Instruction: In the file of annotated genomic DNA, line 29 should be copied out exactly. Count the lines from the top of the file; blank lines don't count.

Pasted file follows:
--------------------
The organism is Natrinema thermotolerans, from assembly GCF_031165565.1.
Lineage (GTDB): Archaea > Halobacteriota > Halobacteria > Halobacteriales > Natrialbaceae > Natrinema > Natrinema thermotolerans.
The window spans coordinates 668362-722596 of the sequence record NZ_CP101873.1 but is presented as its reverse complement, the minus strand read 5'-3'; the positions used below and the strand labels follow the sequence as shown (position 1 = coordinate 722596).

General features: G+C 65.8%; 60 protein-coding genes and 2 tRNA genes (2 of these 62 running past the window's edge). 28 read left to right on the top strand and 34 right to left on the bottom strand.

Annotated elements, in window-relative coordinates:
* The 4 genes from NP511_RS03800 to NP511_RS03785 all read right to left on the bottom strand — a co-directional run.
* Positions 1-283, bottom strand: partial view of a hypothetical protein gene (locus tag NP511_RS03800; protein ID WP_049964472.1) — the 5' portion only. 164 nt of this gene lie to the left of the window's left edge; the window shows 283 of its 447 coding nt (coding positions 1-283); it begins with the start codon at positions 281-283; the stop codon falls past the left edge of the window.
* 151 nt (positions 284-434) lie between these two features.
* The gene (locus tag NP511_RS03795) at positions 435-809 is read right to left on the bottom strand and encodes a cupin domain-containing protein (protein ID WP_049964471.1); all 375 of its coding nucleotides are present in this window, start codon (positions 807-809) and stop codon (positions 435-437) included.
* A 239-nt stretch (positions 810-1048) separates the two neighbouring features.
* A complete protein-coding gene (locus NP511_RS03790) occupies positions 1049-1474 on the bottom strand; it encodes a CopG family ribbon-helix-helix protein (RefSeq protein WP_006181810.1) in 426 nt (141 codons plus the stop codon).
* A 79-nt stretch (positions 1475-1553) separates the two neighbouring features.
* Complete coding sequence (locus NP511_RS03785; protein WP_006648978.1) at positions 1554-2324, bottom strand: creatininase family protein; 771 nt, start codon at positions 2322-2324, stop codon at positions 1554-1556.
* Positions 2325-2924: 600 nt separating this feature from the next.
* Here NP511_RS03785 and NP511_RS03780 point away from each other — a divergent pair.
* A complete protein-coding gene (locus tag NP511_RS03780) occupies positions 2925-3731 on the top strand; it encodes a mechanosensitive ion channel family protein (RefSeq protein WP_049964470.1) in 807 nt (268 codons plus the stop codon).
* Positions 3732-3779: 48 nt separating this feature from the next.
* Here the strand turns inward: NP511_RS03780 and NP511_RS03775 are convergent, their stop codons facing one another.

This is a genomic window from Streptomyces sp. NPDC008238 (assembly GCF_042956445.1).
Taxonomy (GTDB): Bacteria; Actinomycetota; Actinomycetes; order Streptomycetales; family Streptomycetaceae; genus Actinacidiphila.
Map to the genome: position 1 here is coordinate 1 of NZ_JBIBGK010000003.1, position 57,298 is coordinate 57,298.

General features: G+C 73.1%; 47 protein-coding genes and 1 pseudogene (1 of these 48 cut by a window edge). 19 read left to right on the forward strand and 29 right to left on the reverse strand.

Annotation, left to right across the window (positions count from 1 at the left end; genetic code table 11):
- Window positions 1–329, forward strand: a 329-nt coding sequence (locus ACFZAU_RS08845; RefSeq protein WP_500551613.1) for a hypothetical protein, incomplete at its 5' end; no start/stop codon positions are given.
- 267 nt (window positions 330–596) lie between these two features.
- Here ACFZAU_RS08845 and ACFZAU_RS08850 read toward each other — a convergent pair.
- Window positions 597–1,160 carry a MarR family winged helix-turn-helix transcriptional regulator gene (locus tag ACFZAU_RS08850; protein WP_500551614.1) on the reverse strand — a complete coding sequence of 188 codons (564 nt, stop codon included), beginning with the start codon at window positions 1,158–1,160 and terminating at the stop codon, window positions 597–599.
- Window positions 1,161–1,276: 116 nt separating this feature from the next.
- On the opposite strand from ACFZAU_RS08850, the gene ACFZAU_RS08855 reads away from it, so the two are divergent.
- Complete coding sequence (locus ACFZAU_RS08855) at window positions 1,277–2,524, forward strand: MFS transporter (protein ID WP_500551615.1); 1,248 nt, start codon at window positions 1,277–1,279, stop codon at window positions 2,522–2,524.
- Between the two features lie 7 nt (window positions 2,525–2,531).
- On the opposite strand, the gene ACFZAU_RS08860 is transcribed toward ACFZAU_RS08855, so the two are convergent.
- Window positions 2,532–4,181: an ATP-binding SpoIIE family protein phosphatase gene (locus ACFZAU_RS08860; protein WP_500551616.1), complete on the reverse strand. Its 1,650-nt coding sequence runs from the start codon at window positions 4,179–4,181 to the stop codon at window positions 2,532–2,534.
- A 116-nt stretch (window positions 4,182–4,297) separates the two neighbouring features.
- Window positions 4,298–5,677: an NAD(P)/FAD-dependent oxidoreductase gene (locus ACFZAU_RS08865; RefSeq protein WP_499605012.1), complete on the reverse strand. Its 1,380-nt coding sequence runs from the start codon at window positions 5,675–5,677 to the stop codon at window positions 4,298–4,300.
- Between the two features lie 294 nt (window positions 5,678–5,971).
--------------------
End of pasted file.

- On the opposite strand from ACFZAU_RS08850, the gene ACFZAU_RS08855 reads away from it, so the two are divergent.